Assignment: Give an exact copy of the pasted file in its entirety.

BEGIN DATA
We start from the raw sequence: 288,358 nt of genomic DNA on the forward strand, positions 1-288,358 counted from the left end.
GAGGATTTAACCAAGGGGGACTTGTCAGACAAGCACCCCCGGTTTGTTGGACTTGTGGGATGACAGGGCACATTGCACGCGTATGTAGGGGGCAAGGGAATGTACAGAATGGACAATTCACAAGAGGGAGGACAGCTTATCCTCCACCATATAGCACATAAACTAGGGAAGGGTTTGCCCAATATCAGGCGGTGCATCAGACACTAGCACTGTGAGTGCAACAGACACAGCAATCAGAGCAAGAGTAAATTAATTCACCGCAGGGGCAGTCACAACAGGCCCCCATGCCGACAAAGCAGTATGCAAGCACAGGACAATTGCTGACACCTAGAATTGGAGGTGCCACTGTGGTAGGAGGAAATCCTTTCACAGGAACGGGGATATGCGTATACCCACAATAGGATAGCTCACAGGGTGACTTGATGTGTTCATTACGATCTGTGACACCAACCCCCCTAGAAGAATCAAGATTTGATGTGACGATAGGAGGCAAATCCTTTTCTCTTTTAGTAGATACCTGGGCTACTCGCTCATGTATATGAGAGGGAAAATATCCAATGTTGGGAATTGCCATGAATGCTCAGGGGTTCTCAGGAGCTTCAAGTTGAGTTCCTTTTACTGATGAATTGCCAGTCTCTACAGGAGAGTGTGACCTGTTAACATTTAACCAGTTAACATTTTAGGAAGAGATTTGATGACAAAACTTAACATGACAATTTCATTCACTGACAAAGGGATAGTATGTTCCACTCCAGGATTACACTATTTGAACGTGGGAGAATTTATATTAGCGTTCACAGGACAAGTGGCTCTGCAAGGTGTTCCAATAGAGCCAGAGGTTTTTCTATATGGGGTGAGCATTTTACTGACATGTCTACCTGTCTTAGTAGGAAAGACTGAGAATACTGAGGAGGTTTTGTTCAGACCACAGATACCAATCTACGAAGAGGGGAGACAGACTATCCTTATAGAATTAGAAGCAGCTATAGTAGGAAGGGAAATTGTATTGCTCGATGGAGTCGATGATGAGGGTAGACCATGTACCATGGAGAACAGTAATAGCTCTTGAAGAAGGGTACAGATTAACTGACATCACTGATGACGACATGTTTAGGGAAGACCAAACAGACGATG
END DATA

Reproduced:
We start from the raw sequence: 288,358 nt of genomic DNA on the forward strand, positions 1-288,358 counted from the left end.
GAGGATTTAACCAAGGGGGACTTGTCAGACAAGCACCCCCGGTTTGTTGGACTTGTGGGATGACAGGGCACATTGCACGCGTATGTAGGGGGCAAGGGAATGTACAGAATGGACAATTCACAAGAGGGAGGACAGCTTATCCTCCACCATATAGCACATAAACTAGGGAAGGGTTTGCCCAATATCAGGCGGTGCATCAGACACTAGCACTGTGAGTGCAACAGACACAGCAATCAGAGCAAGAGTAAATTAATTCACCGCAGGGGCAGTCACAACAGGCCCCCATGCCGACAAAGCAGTATGCAAGCACAGGACAATTGCTGACACCTAGAATTGGAGGTGCCACTGTGGTAGGAGGAAATCCTTTCACAGGAACGGGGATATGCGTATACCCACAATAGGATAGCTCACAGGGTGACTTGATGTGTTCATTACGATCTGTGACACCAACCCCCCTAGAAGAATCAAGATTTGATGTGACGATAGGAGGCAAATCCTTTTCTCTTTTAGTAGATACCTGGGCTACTCGCTCATGTATATGAGAGGGAAAATATCCAATGTTGGGAATTGCCATGAATGCTCAGGGGTTCTCAGGAGCTTCAAGTTGAGTTCCTTTTACTGATGAATTGCCAGTCTCTACAGGAGAGTGTGACCTGTTAACATTTAACCAGTTAACATTTTAGGAAGAGATTTGATGACAAAACTTAACATGACAATTTCATTCACTGACAAAGGGATAGTATGTTCCACTCCAGGATTACACTATTTGAACGTGGGAGAATTTATATTAGCGTTCACAGGACAAGTGGCTCTGCAAGGTGTTCCAATAGAGCCAGAGGTTTTTCTATATGGGGTGAGCATTTTACTGACATGTCTACCTGTCTTAGTAGGAAAGACTGAGAATACTGAGGAGGTTTTGTTCAGACCACAGATACCAATCTACGAAGAGGGGAGACAGACTATCCTTATAGAATTAGAAGCAGCTATAGTAGGAAGGGAAATTGTATTGCTCGATGGAGTCGATGATGAGGGTAGACCATGTACCATGGAGAACAGTAATAGCTCTTGAAGAAGGGTACAGATTAACTGACATCACTGATGACGACATGTTTAGGGAAGACCAAACAGACGATG